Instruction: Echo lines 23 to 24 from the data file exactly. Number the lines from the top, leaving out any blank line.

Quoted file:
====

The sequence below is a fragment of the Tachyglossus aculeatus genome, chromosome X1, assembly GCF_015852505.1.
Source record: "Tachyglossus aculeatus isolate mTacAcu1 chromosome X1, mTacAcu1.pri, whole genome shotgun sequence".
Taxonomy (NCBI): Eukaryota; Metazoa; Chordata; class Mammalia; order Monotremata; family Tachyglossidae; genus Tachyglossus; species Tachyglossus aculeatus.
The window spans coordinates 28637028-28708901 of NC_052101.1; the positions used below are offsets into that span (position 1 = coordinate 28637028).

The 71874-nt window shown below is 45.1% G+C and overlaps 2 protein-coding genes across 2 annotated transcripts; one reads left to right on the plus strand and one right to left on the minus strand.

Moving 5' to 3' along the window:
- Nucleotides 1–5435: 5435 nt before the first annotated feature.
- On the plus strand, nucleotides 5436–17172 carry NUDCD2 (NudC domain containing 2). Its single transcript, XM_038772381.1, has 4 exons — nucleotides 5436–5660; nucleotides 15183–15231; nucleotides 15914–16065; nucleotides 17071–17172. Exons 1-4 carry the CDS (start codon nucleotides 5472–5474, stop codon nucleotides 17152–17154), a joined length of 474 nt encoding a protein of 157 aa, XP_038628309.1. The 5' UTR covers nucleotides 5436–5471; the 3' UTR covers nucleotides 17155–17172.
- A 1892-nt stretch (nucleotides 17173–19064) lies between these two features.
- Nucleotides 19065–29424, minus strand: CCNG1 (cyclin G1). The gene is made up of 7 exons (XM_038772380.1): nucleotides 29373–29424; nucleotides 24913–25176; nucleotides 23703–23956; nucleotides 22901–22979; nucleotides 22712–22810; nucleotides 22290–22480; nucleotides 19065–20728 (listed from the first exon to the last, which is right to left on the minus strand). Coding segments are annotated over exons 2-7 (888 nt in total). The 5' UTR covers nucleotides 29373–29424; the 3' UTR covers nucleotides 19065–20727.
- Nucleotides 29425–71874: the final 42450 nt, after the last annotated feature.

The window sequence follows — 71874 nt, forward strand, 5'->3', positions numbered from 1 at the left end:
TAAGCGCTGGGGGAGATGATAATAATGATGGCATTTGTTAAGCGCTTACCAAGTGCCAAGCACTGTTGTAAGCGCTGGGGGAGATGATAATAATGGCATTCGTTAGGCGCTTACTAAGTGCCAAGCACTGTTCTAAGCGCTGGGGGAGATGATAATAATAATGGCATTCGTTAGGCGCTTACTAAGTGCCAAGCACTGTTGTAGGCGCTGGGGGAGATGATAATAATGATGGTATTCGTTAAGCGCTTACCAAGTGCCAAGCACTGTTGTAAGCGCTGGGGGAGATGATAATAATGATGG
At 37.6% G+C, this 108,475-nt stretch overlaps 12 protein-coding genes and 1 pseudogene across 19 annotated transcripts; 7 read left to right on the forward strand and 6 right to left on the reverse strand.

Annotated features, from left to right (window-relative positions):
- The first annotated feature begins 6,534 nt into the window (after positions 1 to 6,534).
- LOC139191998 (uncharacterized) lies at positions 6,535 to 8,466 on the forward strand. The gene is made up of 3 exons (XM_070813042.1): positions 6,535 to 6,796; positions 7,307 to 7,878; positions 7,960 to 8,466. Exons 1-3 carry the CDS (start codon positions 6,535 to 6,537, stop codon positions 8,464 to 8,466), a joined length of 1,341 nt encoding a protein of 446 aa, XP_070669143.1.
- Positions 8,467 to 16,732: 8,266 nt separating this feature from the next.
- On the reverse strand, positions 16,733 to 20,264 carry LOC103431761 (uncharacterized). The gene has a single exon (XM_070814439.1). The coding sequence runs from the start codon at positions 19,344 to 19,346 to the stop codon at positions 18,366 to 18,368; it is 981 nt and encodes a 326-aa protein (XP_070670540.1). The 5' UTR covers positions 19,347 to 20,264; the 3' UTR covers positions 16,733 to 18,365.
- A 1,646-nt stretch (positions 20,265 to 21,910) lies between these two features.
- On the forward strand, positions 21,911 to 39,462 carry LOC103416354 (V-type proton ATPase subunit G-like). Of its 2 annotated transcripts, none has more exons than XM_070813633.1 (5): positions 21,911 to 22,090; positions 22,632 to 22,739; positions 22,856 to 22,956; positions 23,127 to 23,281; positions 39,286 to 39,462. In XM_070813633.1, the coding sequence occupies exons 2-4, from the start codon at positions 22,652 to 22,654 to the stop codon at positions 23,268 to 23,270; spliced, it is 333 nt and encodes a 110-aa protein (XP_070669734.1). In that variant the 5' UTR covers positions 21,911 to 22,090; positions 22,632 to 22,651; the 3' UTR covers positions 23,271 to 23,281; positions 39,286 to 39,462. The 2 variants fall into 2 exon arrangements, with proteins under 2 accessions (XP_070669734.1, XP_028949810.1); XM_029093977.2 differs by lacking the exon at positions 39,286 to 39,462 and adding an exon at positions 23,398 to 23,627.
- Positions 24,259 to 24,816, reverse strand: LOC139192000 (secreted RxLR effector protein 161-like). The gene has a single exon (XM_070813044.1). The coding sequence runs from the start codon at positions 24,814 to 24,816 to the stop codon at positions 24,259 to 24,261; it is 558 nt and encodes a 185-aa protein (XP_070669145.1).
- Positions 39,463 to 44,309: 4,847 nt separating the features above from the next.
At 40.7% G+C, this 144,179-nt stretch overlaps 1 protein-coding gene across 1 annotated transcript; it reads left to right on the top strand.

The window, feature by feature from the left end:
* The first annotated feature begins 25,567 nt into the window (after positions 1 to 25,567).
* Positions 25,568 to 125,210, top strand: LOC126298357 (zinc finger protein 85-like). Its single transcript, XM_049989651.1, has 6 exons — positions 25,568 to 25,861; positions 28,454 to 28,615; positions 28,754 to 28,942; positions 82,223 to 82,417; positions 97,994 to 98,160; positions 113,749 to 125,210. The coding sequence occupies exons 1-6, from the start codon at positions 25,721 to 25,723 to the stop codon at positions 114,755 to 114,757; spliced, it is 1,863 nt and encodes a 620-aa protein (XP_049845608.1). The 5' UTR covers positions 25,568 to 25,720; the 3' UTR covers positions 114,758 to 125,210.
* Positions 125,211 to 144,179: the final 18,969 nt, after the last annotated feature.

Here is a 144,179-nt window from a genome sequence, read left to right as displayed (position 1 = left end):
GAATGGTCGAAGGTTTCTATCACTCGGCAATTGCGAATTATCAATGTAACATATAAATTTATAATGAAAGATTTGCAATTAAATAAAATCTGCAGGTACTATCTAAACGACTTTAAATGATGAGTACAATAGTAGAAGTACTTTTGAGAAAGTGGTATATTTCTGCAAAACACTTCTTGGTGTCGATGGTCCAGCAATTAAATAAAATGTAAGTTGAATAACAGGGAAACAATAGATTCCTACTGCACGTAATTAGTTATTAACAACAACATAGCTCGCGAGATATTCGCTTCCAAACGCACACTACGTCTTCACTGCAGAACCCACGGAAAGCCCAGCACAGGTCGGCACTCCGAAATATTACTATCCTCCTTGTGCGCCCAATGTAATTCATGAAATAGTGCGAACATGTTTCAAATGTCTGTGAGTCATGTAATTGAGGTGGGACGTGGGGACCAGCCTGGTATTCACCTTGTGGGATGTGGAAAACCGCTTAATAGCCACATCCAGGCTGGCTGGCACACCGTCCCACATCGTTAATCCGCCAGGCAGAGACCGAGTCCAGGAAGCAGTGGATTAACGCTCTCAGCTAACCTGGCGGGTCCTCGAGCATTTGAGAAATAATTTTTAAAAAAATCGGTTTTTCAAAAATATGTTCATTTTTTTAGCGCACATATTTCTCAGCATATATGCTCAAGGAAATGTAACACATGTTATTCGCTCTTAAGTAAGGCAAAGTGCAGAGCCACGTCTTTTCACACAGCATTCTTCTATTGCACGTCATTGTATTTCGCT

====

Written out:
- Positions 39,463 to 44,309: 4,847 nt separating the features above from the next.
At 40.7% G+C, this 144,179-nt stretch overlaps 1 protein-coding gene across 1 annotated transcript; it reads left to right on the top strand.